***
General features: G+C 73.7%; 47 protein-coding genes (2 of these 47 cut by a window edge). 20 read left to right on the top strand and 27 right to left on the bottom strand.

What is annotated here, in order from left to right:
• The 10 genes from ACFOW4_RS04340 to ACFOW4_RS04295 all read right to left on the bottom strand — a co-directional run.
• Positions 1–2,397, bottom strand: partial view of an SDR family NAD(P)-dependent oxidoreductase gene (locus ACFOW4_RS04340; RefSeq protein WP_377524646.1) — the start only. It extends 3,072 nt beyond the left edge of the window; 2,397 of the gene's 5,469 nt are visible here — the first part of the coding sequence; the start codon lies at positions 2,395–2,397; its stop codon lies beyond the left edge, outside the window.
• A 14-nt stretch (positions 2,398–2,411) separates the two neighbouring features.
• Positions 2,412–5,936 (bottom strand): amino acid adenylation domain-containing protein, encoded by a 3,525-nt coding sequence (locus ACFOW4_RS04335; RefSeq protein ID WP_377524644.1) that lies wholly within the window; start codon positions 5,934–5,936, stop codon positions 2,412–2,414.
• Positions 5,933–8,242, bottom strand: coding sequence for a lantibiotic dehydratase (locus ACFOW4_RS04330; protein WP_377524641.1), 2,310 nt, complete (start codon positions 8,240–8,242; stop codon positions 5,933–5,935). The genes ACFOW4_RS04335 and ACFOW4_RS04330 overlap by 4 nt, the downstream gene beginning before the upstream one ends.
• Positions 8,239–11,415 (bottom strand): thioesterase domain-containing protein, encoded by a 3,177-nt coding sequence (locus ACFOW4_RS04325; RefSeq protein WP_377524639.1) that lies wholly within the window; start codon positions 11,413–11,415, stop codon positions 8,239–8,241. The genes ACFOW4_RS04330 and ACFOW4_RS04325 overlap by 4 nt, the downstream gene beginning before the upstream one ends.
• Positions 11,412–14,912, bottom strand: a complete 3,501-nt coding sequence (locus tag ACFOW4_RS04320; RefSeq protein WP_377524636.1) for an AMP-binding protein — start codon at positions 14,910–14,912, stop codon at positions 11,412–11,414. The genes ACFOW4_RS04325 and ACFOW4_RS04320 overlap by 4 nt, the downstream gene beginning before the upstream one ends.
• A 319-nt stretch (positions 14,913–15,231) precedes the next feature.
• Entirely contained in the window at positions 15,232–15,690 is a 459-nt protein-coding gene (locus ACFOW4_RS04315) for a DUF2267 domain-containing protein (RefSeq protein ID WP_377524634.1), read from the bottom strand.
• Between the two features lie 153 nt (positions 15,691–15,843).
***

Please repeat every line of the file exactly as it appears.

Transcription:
General features: G+C 73.7%; 47 protein-coding genes (2 of these 47 cut by a window edge). 20 read left to right on the top strand and 27 right to left on the bottom strand.

What is annotated here, in order from left to right:
• The 10 genes from ACFOW4_RS04340 to ACFOW4_RS04295 all read right to left on the bottom strand — a co-directional run.
• Positions 1–2,397, bottom strand: partial view of an SDR family NAD(P)-dependent oxidoreductase gene (locus ACFOW4_RS04340; RefSeq protein WP_377524646.1) — the start only. It extends 3,072 nt beyond the left edge of the window; 2,397 of the gene's 5,469 nt are visible here — the first part of the coding sequence; the start codon lies at positions 2,395–2,397; its stop codon lies beyond the left edge, outside the window.
• A 14-nt stretch (positions 2,398–2,411) separates the two neighbouring features.
• Positions 2,412–5,936 (bottom strand): amino acid adenylation domain-containing protein, encoded by a 3,525-nt coding sequence (locus ACFOW4_RS04335; RefSeq protein ID WP_377524644.1) that lies wholly within the window; start codon positions 5,934–5,936, stop codon positions 2,412–2,414.
• Positions 5,933–8,242, bottom strand: coding sequence for a lantibiotic dehydratase (locus ACFOW4_RS04330; protein WP_377524641.1), 2,310 nt, complete (start codon positions 8,240–8,242; stop codon positions 5,933–5,935). The genes ACFOW4_RS04335 and ACFOW4_RS04330 overlap by 4 nt, the downstream gene beginning before the upstream one ends.
• Positions 8,239–11,415 (bottom strand): thioesterase domain-containing protein, encoded by a 3,177-nt coding sequence (locus ACFOW4_RS04325; RefSeq protein WP_377524639.1) that lies wholly within the window; start codon positions 11,413–11,415, stop codon positions 8,239–8,241. The genes ACFOW4_RS04330 and ACFOW4_RS04325 overlap by 4 nt, the downstream gene beginning before the upstream one ends.
• Positions 11,412–14,912, bottom strand: a complete 3,501-nt coding sequence (locus tag ACFOW4_RS04320; RefSeq protein WP_377524636.1) for an AMP-binding protein — start codon at positions 14,910–14,912, stop codon at positions 11,412–11,414. The genes ACFOW4_RS04325 and ACFOW4_RS04320 overlap by 4 nt, the downstream gene beginning before the upstream one ends.
• A 319-nt stretch (positions 14,913–15,231) precedes the next feature.
• Entirely contained in the window at positions 15,232–15,690 is a 459-nt protein-coding gene (locus ACFOW4_RS04315) for a DUF2267 domain-containing protein (RefSeq protein ID WP_377524634.1), read from the bottom strand.
• Between the two features lie 153 nt (positions 15,691–15,843).